2019 Nissan X-Trail Ti Review

2019 Nissan X-Trail Road Test Review

2018 COTY Nissan X Trail STL

The Nissan X-Trail is a very common sight on Australian roads and that’s for good reason, it’s an SUV that does pretty much everything right.

The X-Trail fits neatly between the smaller Nissan Qashqai and the larger Pathfinder. Worldwide the X Trail is a huge success and partners with the Renault Koleos.


There is certainly a lot of similarity between the different small/medium SUVs on the market at the moment, though the X-Trail does well to have its own feel. The distinctive front-end is the main talking point, along with the large wing-mirrors and chunky door handles.

It has a slight coupe appearance with sloping rear quarter windows and an uptick on the side at the rear. Exterior features include LED daytime running lights, LED taillights, chrome front and rear bumper finishers, chrome outside door handles, rear spoiler, automatic headlights, power door mirrors with LED turn indicators, fog lights, roof rails, privacy glass (2nd row and rear), heated door mirrors, LED headlights with auto-levelling and High Beam Assist as well as adaptive front-lighting system, tilt and slide panoramic sunroof and chrome door sill strip.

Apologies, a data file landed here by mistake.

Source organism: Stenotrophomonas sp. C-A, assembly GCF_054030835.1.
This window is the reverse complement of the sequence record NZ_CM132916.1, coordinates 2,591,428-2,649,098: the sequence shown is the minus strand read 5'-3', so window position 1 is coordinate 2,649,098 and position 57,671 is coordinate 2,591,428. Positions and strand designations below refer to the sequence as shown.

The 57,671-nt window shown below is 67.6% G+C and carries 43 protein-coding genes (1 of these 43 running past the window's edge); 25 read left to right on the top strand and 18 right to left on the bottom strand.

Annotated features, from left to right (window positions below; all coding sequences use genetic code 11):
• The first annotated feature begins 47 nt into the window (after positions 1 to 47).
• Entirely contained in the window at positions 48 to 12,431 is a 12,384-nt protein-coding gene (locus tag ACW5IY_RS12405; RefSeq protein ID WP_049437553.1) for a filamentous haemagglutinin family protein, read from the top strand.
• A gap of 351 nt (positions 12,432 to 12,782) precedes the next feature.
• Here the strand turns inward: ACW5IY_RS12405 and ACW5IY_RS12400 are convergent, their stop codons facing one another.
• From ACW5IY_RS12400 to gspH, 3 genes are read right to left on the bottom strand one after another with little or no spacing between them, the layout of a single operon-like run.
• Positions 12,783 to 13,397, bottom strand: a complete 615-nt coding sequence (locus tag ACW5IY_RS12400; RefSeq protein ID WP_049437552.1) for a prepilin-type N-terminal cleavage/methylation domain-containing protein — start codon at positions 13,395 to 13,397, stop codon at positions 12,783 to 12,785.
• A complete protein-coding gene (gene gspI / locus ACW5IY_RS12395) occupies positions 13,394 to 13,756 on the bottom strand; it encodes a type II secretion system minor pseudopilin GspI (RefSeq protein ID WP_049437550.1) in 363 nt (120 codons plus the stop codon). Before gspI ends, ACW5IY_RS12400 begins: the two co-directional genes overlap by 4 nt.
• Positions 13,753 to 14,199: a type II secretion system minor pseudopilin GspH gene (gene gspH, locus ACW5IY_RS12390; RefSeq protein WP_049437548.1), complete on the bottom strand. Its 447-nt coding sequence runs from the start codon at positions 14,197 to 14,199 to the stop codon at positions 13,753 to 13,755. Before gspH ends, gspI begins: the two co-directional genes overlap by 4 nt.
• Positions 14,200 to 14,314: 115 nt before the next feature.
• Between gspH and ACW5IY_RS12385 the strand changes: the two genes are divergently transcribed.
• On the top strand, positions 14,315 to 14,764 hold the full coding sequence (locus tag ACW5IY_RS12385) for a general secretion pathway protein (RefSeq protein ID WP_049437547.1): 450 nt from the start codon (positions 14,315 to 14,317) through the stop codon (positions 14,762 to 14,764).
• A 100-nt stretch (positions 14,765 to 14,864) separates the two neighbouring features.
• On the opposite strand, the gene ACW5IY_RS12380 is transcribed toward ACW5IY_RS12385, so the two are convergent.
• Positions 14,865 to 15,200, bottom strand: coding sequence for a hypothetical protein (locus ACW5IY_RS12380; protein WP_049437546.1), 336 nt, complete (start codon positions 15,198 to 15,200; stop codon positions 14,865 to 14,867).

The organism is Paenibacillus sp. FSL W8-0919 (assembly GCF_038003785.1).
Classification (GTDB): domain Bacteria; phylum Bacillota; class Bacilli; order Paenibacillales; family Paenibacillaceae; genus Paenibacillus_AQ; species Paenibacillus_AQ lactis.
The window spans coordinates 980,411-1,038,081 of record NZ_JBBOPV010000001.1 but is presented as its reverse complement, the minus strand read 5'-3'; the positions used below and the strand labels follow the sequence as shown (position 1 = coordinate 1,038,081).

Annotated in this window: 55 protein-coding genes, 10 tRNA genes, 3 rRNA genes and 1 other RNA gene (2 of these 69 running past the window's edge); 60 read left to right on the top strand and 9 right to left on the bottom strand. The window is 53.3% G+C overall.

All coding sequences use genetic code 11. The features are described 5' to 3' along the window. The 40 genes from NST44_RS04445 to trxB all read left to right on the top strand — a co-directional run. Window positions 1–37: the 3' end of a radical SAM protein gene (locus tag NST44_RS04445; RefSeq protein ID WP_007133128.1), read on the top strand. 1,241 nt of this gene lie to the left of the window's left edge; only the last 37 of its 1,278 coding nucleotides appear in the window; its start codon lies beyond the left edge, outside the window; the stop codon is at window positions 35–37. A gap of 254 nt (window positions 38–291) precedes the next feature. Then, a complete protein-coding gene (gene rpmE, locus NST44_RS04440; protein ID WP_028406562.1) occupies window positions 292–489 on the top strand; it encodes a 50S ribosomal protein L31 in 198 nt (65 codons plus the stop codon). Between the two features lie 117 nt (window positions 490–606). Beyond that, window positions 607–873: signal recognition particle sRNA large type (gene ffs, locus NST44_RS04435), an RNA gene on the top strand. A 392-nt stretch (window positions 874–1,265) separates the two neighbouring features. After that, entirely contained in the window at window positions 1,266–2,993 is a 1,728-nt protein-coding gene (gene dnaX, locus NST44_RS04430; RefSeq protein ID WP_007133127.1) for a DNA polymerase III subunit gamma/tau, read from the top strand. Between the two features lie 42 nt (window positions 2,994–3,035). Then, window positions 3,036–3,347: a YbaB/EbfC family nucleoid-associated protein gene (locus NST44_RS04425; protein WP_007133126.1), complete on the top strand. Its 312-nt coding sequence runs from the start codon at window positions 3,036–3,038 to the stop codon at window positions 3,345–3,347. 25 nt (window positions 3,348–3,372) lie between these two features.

This is where the current-generation Nissan X-Trail really shines. The interior space, particularly legroom for front and second-row seat passengers, is excellent.

Fit and finish throughout is above average and there are several real highlights, particularly the nicely-padded armrests, generously-sized storage areas and easy to use controls.

There’s plenty of leather all round from the seats to the steering wheel and from the gear shifter to the console bin. The touchscreen is surrounded by buttons which looks cluttered but provides quick access to functions including sat-nav, digital radio but unfortunately no Apple CarPlay/Andriod Auto.

The colour driver info display graphics are brilliant, crisp and provide a lot of info as well as a digital speedo. Buttons on the steering wheel controls are a bit hard to press and aren’t as effortless as in other cars but are well defined. Same goes for the easily-located audio input/USB/power outlets.